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May We Be Forgiven: A Novel

May We Be Forgiven: A Novel - A. M. Homes I'll admit to being an A. M. Homes fanboy. Were there some corollary to comic conventions in the "literary fiction" world, I'd probably show up at her panels, wearing one of my collection of Homes t-shirts (perhaps the one with that large stylized print of a Barbie--"I popped her whole head into my mouth"), carrying well-worn copies of the story collections or the masterpiece of suburban surrealist/nightmare comedy Music for Torching and standing in line for a little personalized scrawl, arguing in the halls with the other alleged fans about which work is most amazing or why she's so much better than Franzen.

Why? There is no current writer more generously fixated on the countless small and large ways we behave poorly. She writes with an incisive yet calm precision about--and openness to--the vagaries of desire, the inevitable kink in even the straightest of attractions as well as the comprehensibility of even those desires which seem most abnormally, hyperbolically beyond the pale. She does not judge the desire itself. Yet her openness is not simple acceptance; in every one of her stories she traces the consequences of acting on such desires, and the distress and disaster we bring down upon others, as a result.

Which can all seem exceedingly bleak, eh? Early novels follow vicious mothers, ruthless pedophiles, the casual arrogant egotism of the upper middle class; her stories and later novels seem to shift toward greener pastures and some more hopeful attention to the possibility of a happy end (and a meaningful relationship with others), yet nonetheless we encounter domestic abuse, privatized incarceration, unhappy marriages a-plenty, strokes and countless other traumatic medical events, the id-raddled fury and corollary naiveté in the drives of adolescent sexuality, Alzheimer's, corporate malfeasance, swingers around every turn in the supermarket, orphans and criminals and murderers--a cavalcade of losses and the always-lost. Yet her works are always marked by a humor that rides right along the edge of the nihilist's barking derision, and more recently--particularly in this latest, her perhaps most explicitly compassionate narrative--finding more the spirit of the great tragic comedians. There is loss, and heartbreak, and the sad sack floating along, buffeted by hard times and often by hard people. . . but the novels are about finding peace in what happens and communion with those around you.

In this novel, Harold Silver is in love with his brother George's wife Jane, but passively connects with her over Thanksgivings and holidays, before leaving her behind with his arrogant and aggressive brother, and heading home with his own distant wife. But after the first of the novel's many moments of accidental happenstance, he finds himself moving toward something more substantive... and then the next horrible thing happens, and Harry's torn from his old passive existence. What follows is the story of Job re-imagined as picaresque. Shit, as they say, happens; the chapter-less novel reads like a bewildering, sometimes brutal, sometimes lovely and funny and wondrous series of "and-then's" -- a soap opera, a serial, but told with a straight face in the calm, occasionally agitated but more often meekly accepting first-person voice of Harry.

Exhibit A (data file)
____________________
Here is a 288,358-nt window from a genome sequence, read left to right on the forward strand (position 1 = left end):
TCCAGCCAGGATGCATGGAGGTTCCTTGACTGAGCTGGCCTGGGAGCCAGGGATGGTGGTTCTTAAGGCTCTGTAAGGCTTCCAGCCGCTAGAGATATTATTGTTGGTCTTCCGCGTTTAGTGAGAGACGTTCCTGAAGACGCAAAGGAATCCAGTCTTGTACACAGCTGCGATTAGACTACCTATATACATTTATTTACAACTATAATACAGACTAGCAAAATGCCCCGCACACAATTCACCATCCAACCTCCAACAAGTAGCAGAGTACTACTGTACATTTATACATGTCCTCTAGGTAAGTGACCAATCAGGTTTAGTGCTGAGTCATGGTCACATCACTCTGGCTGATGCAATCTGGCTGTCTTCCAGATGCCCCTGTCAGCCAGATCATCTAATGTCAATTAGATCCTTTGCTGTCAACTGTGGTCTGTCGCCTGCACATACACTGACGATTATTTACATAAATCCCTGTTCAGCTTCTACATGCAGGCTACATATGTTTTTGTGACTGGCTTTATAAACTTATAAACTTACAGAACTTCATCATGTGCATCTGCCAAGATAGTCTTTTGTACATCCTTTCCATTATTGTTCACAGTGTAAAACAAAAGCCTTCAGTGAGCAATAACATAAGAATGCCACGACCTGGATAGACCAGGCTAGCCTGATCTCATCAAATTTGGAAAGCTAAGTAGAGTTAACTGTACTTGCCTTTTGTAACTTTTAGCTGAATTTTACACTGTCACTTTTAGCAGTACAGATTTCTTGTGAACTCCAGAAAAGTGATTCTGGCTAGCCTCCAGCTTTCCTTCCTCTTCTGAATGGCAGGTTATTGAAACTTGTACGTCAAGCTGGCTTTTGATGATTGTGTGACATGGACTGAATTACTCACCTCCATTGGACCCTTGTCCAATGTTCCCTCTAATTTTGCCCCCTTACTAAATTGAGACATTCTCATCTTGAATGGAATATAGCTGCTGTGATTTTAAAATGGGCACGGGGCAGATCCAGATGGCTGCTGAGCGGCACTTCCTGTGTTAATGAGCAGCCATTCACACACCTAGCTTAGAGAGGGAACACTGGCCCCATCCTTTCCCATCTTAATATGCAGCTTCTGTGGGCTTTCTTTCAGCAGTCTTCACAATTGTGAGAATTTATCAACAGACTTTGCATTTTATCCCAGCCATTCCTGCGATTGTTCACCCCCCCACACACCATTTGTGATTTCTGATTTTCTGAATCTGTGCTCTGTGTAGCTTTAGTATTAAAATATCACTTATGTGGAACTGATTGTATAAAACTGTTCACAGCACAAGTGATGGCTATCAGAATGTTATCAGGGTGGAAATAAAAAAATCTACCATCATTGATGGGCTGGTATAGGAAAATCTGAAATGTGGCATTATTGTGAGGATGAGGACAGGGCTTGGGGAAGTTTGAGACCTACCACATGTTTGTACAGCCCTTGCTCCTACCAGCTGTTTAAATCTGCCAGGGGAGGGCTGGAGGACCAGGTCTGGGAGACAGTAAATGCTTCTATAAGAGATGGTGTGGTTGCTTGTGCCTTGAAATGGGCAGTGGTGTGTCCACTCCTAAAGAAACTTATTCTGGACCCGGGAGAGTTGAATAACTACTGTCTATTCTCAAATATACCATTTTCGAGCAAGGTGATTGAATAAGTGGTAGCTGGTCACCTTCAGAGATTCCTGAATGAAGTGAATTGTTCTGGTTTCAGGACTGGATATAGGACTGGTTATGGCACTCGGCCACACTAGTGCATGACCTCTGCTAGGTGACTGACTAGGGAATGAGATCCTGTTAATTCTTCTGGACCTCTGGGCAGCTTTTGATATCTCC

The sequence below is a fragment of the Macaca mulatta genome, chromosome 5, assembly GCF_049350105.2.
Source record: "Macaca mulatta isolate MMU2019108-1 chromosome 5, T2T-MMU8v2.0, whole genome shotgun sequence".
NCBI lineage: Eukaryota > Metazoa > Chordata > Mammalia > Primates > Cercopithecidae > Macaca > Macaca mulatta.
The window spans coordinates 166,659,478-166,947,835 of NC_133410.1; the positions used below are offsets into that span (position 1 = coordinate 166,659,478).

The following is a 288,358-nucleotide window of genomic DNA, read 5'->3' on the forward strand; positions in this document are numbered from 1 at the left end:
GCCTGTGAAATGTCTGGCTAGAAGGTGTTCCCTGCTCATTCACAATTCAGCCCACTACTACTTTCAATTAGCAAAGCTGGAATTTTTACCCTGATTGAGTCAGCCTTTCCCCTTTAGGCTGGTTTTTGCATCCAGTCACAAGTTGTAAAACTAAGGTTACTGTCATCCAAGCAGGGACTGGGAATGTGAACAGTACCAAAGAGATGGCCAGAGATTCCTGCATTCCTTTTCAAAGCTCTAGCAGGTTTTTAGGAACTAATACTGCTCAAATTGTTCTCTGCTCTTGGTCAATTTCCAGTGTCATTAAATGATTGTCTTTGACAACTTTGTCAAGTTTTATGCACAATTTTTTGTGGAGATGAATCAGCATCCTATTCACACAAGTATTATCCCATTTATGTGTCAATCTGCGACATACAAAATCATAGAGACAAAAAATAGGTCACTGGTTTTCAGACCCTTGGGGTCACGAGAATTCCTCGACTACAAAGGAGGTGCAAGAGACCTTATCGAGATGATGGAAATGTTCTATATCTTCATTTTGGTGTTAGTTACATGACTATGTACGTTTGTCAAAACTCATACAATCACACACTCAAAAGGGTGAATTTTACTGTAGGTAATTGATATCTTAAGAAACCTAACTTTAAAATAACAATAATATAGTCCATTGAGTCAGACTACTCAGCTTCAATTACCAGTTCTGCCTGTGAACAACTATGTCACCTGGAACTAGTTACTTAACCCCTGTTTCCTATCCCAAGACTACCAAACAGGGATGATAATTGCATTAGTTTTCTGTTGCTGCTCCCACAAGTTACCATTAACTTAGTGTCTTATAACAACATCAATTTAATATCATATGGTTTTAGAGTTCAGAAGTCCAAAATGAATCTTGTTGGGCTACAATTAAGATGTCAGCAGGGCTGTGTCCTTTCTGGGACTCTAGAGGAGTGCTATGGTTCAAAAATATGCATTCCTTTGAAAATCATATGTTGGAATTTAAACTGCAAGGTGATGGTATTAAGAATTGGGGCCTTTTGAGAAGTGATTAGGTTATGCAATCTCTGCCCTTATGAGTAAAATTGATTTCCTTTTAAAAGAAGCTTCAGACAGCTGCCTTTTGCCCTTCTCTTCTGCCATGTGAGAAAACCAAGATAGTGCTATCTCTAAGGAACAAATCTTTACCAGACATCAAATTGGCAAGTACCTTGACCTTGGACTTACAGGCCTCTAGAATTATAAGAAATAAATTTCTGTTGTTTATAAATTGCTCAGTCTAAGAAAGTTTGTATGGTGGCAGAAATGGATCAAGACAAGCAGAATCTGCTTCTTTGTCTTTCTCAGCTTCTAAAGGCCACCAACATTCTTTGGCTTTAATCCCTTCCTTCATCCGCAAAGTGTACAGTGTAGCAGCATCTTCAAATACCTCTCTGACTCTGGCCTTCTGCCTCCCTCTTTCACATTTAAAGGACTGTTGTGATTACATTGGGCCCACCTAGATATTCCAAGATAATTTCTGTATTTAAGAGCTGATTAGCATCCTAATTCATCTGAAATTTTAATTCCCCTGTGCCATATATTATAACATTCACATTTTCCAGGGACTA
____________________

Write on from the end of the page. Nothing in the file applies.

Harry is a helluva creation. At first the novel, while consistently startling and engrossing and quite funny, seemed like an encyclopedic attempt to grind this passive figure down, to see what shit we could rain down upon him, and watch Harry--in the grand comic tradition of the unflappable protagonist beset by continuous catastrophes--settle in and try to do the right thing, regardless. But what seems mere complacent passivity emerges, over the course of events, as he adopts his niece and nephew and another orphaned child, as he struggles as casual sexual encounters become something more substantive and meaningful, as he seeks to do right by the brother who never seems to do anything but wrong, Harold emerges as a moral force, a life-force -- not beset and beleaguered but almost heroically carrying on, a Beckett hero in the suburbs of Cheever (in a Dickensian universe).

I found myself, after a short while, utterly enthralled. The long novel had a propulsive energy and wit, and I cared deeply about the characters (even those most destructive). I found a bleak but compassionate humor in the catalogue of misfortunes, and a growing joy as Harold found his way through each trial. The final fifty or so pages move toward a more complete redemptive energy, and my enthusiasm dampened just slightly--perhaps because I wanted the novel to carry on, and on, and on--although I do think the shift toward a charity mission in South Africa also marked a loss of detail and insight. (Throughout the novel, even the most ephemeral characters had recognizably rich, complicated lives... but the village where Harold goes with his kids seems a knowing but nonetheless still-limiting cartoon of such a community. Maybe I just felt--after so many moments where Homes came to a plot point and turned on a dime away from expectations--that these climactic events fit more neatly into recognizable conventions.)

I recommend this very highly. And while it might be easy to dismiss the fanboy, I'm confident that this novel will reach--and entertain, and impress, and move--a far broader circle of readers than those of us wearing Homes buttons and crowding her at the convention.

Thanks to NetGalley and Viking/Penguin Group for an advance readers' edition of the novel.